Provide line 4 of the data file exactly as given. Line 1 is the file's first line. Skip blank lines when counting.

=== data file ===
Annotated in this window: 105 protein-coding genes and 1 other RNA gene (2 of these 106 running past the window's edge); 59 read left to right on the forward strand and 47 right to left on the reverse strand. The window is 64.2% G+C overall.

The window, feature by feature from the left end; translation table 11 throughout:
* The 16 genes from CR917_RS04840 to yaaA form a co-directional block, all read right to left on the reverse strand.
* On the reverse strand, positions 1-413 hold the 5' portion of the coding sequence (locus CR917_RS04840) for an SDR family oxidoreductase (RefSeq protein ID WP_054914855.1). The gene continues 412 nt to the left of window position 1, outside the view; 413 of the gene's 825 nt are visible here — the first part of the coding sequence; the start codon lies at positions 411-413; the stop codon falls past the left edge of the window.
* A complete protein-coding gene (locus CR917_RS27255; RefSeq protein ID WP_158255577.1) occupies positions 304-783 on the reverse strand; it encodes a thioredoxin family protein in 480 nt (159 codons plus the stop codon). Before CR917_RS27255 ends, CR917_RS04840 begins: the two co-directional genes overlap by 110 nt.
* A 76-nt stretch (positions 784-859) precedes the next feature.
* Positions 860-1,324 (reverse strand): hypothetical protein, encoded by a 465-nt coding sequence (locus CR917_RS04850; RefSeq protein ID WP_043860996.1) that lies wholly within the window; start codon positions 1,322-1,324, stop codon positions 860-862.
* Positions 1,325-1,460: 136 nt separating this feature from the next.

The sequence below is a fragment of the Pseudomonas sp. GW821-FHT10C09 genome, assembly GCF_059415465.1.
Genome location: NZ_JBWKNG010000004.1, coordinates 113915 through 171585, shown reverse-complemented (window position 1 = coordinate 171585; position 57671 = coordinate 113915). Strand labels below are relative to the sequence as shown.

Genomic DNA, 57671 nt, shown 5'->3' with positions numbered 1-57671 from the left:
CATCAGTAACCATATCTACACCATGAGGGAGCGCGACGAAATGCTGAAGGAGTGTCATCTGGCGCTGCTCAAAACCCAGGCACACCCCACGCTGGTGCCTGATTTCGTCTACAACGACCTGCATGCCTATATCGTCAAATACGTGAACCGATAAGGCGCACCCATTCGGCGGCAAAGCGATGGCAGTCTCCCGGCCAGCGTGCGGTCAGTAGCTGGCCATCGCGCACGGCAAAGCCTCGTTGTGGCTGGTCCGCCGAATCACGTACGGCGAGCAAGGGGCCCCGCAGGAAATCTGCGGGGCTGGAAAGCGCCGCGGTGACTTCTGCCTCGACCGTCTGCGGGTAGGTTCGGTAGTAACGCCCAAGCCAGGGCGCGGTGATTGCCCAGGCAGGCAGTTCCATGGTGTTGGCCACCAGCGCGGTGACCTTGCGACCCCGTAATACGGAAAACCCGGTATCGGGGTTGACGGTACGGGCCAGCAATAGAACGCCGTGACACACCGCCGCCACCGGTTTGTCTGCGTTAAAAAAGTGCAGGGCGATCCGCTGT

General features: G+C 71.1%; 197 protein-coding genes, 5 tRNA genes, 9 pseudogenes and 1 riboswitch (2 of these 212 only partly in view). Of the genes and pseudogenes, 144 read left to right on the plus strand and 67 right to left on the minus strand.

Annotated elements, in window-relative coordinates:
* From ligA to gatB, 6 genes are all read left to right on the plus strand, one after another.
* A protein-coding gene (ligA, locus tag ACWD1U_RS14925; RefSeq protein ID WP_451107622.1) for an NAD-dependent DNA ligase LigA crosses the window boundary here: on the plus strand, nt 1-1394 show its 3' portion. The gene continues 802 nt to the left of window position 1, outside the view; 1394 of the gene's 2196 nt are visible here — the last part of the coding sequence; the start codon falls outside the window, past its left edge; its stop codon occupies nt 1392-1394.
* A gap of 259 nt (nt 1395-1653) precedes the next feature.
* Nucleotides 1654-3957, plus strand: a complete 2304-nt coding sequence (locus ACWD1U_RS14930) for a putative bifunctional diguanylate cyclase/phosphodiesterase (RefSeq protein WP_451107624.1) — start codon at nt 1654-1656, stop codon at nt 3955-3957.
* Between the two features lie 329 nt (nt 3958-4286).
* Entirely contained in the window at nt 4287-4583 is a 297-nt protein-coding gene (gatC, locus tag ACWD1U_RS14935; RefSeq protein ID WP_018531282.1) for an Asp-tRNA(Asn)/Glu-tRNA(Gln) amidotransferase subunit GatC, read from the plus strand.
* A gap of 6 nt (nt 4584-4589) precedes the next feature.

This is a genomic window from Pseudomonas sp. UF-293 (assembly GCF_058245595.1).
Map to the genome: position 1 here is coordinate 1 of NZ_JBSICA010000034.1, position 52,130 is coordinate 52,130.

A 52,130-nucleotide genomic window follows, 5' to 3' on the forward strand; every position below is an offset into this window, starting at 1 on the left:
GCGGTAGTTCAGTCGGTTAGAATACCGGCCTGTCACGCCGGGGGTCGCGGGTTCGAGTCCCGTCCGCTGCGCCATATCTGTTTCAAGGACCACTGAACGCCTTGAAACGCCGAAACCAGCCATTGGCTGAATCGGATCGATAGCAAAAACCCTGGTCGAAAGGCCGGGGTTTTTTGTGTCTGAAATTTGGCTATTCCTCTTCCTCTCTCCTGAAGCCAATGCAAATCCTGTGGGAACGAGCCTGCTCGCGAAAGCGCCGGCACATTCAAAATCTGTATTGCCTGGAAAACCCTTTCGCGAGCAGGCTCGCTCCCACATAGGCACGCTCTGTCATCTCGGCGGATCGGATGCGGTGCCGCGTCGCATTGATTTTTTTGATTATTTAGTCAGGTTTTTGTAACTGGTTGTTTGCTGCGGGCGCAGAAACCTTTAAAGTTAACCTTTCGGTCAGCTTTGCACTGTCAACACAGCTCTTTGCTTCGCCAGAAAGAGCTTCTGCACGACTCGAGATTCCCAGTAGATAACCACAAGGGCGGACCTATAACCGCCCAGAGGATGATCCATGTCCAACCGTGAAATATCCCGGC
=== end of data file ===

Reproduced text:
* On the reverse strand, positions 1-413 hold the 5' portion of the coding sequence (locus CR917_RS04840) for an SDR family oxidoreductase (RefSeq protein ID WP_054914855.1). The gene continues 412 nt to the left of window position 1, outside the view; 413 of the gene's 825 nt are visible here — the first part of the coding sequence; the start codon lies at positions 411-413; the stop codon falls past the left edge of the window.